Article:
The Dub Pistols Keep the Party Going Strong
If you’re into reggae, you probably already know that the Dub Pistols have a new album, Worshipping the Dollar, out this month, which they’re touring across Europe this summer. It’s a roadmap of where reggae is at, midway through 2012. A parade of dancehall artists give a shout out to the Dub Pistols massive over a mix of organic grooves mingling with techy blips and beats. It’s roots, and dancehall, and dub all blended together, plus one track that’s straight-up hip-hop, and the brisk opening cut, which has a techno beat. Slinky organ, twin trombones, swooshy white noise, ominously echoey electric piano, sly outer-space effects and crispy low Sly & the Family Stone clavinova shift in and out of the mix over an unexpected exchange of riddims.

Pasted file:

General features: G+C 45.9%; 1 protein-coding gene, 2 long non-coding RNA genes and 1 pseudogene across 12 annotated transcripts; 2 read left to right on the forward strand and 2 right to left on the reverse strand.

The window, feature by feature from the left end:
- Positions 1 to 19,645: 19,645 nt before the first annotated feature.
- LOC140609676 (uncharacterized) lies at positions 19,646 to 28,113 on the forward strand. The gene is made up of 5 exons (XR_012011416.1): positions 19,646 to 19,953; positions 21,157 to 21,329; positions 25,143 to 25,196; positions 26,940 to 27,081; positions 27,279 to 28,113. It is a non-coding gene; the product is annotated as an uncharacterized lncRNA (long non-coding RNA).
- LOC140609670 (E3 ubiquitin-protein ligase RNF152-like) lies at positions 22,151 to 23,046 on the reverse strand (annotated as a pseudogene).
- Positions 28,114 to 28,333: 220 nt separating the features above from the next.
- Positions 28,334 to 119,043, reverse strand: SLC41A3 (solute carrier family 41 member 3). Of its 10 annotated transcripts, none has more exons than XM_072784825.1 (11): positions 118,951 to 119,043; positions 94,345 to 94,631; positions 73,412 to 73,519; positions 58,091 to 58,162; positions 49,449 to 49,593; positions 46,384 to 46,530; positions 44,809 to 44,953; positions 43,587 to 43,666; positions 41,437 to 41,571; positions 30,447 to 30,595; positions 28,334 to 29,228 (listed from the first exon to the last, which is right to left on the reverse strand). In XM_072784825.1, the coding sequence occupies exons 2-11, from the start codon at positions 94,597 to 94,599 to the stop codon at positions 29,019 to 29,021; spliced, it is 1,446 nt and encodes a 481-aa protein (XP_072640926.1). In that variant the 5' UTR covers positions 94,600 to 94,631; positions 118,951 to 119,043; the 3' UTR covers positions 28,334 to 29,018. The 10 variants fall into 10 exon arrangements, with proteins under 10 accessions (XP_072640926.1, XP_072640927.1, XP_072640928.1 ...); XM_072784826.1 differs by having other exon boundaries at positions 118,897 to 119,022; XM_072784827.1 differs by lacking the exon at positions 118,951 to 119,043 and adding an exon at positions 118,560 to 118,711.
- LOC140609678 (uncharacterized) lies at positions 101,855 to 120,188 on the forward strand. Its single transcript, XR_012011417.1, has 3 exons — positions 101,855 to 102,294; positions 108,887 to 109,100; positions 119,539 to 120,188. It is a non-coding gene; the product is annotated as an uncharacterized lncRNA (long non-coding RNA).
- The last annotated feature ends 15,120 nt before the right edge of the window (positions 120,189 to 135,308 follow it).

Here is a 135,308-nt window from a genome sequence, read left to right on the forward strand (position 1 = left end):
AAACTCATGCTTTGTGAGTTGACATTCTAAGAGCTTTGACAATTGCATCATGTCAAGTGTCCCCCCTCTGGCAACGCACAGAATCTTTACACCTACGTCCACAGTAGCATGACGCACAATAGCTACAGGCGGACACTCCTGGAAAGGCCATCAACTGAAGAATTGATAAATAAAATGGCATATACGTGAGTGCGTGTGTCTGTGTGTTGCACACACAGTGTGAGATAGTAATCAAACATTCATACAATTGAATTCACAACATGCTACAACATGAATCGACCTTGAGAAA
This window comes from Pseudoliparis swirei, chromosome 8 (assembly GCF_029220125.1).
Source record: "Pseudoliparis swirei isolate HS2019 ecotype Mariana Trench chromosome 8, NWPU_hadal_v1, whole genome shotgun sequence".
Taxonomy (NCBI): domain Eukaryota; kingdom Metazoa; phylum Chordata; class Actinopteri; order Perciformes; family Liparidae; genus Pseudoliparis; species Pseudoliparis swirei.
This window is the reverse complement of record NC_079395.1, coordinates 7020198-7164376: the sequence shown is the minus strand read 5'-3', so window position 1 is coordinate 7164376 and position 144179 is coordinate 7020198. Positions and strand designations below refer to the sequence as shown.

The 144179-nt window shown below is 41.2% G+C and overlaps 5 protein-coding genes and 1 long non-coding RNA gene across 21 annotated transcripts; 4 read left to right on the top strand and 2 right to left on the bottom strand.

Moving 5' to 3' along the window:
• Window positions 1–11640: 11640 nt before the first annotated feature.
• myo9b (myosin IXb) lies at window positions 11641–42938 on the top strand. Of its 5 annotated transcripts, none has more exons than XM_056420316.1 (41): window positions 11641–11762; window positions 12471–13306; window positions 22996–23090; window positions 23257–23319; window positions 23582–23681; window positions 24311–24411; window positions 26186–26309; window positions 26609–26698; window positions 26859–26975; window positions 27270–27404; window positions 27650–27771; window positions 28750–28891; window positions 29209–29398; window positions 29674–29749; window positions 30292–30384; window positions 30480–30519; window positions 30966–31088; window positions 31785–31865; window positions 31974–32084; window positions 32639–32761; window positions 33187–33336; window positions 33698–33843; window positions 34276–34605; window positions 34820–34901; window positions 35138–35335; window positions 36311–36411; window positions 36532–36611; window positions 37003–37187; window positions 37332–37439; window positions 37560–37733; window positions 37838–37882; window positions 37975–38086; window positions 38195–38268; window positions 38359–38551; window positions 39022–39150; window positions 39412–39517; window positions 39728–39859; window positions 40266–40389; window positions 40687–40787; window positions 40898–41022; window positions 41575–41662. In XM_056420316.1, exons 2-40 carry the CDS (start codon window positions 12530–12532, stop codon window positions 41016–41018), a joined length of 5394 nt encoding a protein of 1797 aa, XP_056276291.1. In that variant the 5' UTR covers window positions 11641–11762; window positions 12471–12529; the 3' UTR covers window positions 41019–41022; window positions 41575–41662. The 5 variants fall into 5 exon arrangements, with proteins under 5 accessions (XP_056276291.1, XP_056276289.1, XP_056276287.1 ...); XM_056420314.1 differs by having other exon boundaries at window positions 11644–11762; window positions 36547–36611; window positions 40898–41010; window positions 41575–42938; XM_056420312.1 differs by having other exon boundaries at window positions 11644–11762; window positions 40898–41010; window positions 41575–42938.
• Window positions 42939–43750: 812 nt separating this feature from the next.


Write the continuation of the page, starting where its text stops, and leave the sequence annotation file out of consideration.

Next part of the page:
The hardest-hitting track here is West End Story, featuring Akala & Dan Bowskill. Over an intricately layered psychedelic ska backdrop, the lyricists deliver a cynical look at how “the world’s one big slave ship…while most of humanity lives in abject poverty by design, is that not insanity? There is no flag that’s large enough to wrap around the horror…” The funniest song is Mucky Weekend, featuring Rodney P: seriously, how many drugs can this guy possibly do in a single night in the club? He never gets to explain how it ends. The last we see of him, he’s burning up the highway in the rain, high on coke, girl asleep in the backseat of his car with the cops in hot pursuit. Bang Bang, featuring Kitten & the Hip is a murder anthem with Ghost Town-style noir organ. After that, there’s Rub a Dub, a sex joint featuring Darrison, Sir Real and Bowskill; the weedhead dancehall anthem New Skank with TK Lawrence and Bowskill again and then the absolutely bizarre Rock Steady, with Rodney P explaining that “I’ve got more fiddles than the London Philharmonic.” They’ve also got a handful of 90s style shuffling gangsta dancehall numbers, and wrap up the album with an oscillating, spiraling dub tune. If you imagine a pungent skunky smell while hearing this, it seems to be intentional: it’s a soundtrack for your party this summer.